Medical malpractice bill exempting ‘free’ doctors fails
On behalf of Law Offices of Steven H. Dorne posted in Medical Malpractice on June 28, 2012.
A bill that seeks to exempt doctors who offer free medical care from malpractice lawsuits has failed to pass in the final legislative session in another state. In an election year in which medical malpractice reform is a hot topic in the Washington D.C. area and around the country, this particular bill, as do many medical malpractice reform efforts, has fierce support and opposition.
Opponents argue that this bill is unfair to low-income consumers because it prevents those who seek free medical care from pursuing a medical malpractice claim against a doctor. The bill leaves only those who can afford to pay for health care with the right to sue for such medical malpractice as hospital negligence, surgical mistakes and drug errors. Doctors who volunteer their time were strong supporters of the bill.
The bill received much testimony in the state legislature, including attorneys from the New Jersey Association for Justice, which is a trial lawyers group, who argued the bill would create two classes in society, one which can pursue justice through the courts and one which cannot. Every citizen should have access to quality health care as well as justice, it said. The group also argued that so called “free” health care would no longer be free in that the costs for a patient is giving up his or her legal rights.
The legislation, which would have provided immunity to doctors who provide free medical treatments from medical malpractice lawsuits, did not provide immunity for “gross negligence or willful misconduct.” Supporters said the bill would prevent retired doctors who volunteer their time from having to purchase malpractice insurance. The legislation providing civil immunity would also make it easier to recruit doctors, mainly specialists to work at free clinics to expand services offered, supporters argued.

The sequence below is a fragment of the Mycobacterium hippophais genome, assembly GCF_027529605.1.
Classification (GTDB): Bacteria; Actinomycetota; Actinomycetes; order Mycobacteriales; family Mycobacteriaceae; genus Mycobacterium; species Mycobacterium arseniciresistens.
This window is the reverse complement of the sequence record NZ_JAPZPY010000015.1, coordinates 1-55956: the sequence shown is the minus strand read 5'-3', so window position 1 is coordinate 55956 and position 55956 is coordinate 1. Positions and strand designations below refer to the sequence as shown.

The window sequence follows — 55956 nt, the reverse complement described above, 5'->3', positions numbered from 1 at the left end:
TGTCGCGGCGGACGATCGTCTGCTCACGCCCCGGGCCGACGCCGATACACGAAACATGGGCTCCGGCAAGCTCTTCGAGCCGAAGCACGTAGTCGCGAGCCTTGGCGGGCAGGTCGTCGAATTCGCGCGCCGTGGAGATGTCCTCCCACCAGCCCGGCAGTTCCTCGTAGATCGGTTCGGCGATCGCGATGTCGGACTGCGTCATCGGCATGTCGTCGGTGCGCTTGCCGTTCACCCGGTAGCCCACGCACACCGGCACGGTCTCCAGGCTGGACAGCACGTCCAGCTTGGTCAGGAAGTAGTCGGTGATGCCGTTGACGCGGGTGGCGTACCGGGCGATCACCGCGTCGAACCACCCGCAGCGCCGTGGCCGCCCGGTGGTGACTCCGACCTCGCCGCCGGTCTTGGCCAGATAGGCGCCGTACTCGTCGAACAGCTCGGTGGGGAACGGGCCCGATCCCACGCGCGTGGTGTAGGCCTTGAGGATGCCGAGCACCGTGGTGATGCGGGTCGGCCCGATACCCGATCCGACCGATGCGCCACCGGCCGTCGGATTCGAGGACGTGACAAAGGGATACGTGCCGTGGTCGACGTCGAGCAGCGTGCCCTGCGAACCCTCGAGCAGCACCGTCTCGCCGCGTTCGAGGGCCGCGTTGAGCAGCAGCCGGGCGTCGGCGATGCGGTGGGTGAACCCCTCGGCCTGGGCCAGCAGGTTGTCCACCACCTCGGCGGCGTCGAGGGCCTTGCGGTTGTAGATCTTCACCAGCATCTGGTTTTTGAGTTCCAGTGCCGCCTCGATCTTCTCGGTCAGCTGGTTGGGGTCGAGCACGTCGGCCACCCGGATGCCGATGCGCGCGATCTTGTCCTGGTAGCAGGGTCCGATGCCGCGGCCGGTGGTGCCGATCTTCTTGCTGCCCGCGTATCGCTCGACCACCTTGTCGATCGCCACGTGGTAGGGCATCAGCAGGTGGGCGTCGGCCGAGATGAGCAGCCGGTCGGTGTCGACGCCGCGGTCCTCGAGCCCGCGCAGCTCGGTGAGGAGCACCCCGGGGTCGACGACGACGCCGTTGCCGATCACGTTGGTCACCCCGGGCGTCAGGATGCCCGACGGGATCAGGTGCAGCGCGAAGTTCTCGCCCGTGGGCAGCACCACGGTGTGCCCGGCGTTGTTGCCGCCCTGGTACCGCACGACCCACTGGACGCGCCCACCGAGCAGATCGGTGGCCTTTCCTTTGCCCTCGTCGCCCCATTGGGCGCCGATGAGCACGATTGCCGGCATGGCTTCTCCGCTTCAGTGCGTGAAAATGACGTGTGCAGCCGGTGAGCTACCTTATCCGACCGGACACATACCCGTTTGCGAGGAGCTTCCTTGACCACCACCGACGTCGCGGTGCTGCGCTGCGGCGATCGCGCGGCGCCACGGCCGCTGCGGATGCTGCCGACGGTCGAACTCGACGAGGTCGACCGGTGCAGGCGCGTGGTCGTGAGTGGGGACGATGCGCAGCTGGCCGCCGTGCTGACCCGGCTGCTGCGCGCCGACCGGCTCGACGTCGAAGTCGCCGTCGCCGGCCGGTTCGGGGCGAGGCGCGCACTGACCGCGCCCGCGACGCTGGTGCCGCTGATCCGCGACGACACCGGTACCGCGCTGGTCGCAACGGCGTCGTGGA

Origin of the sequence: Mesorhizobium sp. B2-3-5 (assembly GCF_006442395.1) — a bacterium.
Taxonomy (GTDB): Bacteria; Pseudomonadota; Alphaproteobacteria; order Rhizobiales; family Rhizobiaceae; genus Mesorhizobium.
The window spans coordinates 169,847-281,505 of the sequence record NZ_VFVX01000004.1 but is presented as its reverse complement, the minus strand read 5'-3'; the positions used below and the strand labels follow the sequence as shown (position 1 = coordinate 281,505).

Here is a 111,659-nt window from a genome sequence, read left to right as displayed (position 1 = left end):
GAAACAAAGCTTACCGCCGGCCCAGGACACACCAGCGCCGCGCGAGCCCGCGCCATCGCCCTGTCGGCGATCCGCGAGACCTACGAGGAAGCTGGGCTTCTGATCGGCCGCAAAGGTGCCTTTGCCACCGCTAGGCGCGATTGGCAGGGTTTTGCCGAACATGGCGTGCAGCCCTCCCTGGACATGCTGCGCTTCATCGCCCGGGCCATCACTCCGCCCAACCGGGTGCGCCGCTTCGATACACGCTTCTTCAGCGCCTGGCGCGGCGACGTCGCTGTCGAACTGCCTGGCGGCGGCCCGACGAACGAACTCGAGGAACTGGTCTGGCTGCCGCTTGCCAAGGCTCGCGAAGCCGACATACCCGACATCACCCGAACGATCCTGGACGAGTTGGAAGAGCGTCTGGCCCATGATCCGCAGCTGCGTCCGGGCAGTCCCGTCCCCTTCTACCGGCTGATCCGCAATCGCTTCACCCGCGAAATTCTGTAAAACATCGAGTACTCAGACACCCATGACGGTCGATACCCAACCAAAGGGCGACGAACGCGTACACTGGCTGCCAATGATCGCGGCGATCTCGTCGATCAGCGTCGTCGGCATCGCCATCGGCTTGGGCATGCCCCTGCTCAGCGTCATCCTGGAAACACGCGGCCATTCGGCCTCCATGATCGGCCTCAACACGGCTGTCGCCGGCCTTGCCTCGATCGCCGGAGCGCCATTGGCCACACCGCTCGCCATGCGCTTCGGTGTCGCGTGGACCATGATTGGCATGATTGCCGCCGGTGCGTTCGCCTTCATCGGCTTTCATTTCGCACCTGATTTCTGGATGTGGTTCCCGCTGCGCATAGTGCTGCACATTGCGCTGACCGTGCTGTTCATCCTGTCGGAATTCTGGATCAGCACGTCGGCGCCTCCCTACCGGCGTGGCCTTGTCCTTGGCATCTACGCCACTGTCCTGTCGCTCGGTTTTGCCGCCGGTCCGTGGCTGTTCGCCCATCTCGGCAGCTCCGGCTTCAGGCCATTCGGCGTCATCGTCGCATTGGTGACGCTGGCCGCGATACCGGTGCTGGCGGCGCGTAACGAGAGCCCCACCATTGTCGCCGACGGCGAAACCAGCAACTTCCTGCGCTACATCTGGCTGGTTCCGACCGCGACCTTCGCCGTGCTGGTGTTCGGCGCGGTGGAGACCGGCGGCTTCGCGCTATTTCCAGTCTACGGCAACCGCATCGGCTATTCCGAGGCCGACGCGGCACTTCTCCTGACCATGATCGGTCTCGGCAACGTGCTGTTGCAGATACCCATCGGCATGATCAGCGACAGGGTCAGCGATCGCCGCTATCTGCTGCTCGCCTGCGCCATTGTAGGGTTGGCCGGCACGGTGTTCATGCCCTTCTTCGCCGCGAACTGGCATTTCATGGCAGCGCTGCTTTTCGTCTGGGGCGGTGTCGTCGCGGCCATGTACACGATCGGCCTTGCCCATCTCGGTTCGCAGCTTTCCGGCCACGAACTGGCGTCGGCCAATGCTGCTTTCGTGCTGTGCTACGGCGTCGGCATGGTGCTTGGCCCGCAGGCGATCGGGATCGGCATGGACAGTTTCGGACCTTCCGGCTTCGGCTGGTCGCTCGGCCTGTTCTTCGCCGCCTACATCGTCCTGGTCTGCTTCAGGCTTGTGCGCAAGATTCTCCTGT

The Federal Tort Claims Act covers doctors at community health centers, federally qualified health centers and free clinics. The FTCA provides for individuals to sue the federal government for medical malpractice, personal injury, wrongful death and property damage caused by the negligence of federal employees or independent contractors, under certain conditions, who are performing work within the scope of his or her employment duties.
Victims can sue for monetary damages for a specified amount governed by federal law however, state law, where the negligence or omission occurred may dictate the government’s liability in such matters as medical malpractice. State laws vary greatly in terms of medical malpractice guidelines and caps on monetary damages awarded.
Source: NJ Spotlight, “Malpractice Exemption Pits Lawyers Against Volunteer Doctors,” Beth Fitzgerald, June 25, 2012